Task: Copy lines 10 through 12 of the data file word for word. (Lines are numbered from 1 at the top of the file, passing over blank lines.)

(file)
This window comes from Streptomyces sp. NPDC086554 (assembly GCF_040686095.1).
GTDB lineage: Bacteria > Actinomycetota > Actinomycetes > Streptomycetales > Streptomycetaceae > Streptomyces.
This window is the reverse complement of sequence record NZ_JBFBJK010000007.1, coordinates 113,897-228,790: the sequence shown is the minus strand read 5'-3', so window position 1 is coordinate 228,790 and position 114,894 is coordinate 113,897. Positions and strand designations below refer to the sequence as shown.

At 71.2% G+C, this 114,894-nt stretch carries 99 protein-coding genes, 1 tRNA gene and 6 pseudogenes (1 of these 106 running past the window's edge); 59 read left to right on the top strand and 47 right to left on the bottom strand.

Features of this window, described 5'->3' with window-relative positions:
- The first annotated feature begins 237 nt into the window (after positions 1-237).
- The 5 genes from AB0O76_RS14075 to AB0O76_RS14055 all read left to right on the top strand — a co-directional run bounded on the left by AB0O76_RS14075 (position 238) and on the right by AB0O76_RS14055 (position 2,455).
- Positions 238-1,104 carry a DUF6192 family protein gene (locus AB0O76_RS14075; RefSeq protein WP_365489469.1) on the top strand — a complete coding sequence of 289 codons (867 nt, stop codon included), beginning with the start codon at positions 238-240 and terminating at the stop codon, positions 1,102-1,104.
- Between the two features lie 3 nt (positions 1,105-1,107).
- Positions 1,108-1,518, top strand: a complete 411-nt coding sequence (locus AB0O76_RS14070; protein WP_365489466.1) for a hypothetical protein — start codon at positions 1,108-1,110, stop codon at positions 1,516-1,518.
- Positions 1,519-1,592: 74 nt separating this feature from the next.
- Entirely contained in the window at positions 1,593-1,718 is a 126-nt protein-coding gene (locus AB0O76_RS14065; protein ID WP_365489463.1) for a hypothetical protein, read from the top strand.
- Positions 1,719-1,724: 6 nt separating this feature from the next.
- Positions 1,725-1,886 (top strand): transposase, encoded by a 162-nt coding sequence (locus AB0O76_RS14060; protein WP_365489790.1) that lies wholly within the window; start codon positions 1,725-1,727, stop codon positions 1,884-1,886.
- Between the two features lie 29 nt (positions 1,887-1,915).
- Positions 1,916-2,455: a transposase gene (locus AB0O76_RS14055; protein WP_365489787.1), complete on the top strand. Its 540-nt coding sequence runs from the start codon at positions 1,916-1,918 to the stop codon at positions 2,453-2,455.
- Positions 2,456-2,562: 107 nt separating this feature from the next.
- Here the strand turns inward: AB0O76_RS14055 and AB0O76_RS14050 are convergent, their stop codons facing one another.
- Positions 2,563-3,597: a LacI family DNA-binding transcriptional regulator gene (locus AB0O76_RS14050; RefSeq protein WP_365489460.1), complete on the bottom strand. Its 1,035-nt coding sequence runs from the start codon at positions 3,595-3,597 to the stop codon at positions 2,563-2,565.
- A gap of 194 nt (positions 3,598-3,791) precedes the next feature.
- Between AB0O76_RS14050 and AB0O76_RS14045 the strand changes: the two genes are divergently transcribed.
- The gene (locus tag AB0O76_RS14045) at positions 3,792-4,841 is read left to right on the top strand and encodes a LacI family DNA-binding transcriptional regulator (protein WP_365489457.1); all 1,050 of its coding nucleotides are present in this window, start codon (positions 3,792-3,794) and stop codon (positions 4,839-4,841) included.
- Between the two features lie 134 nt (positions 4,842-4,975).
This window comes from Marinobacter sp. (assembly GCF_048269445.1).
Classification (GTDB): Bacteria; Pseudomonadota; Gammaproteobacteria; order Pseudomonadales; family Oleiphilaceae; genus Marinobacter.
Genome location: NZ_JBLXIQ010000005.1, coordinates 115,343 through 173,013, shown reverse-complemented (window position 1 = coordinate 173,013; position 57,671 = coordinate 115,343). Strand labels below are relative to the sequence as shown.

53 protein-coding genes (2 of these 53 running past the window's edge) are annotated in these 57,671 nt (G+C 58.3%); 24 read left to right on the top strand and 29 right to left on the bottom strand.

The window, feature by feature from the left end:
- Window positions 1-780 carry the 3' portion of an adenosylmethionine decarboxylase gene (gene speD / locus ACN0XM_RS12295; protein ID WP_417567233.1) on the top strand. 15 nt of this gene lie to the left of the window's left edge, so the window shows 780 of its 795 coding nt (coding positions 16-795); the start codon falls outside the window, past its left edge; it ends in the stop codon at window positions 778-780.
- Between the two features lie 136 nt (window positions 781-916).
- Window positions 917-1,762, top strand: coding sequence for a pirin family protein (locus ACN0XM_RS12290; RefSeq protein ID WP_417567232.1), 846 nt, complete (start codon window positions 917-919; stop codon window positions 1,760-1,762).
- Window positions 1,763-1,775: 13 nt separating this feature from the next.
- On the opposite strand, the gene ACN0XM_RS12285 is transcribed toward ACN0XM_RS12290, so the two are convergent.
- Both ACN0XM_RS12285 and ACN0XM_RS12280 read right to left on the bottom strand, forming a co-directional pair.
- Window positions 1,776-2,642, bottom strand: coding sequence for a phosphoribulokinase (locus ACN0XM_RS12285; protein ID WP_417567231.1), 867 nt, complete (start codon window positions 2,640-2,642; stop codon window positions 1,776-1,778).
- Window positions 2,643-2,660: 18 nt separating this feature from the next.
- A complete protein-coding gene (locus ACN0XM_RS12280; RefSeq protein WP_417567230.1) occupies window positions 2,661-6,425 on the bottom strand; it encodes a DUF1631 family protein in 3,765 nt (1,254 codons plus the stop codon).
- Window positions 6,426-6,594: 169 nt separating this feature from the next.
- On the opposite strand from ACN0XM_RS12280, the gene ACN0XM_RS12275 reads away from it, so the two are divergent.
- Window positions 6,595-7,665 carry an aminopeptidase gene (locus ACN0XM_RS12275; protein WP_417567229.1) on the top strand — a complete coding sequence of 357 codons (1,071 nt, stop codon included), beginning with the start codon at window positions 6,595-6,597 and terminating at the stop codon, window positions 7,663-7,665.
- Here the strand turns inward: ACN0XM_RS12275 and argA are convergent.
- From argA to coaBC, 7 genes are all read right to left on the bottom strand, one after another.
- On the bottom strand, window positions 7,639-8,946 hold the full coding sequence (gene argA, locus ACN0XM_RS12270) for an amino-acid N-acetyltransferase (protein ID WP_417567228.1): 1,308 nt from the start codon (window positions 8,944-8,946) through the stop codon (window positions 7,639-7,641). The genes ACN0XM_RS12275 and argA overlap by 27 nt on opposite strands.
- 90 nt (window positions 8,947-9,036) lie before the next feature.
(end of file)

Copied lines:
- Positions 1,108-1,518, top strand: a complete 411-nt coding sequence (locus AB0O76_RS14070; protein WP_365489466.1) for a hypothetical protein — start codon at positions 1,108-1,110, stop codon at positions 1,516-1,518.
- Positions 1,519-1,592: 74 nt separating this feature from the next.
- Entirely contained in the window at positions 1,593-1,718 is a 126-nt protein-coding gene (locus AB0O76_RS14065; protein ID WP_365489463.1) for a hypothetical protein, read from the top strand.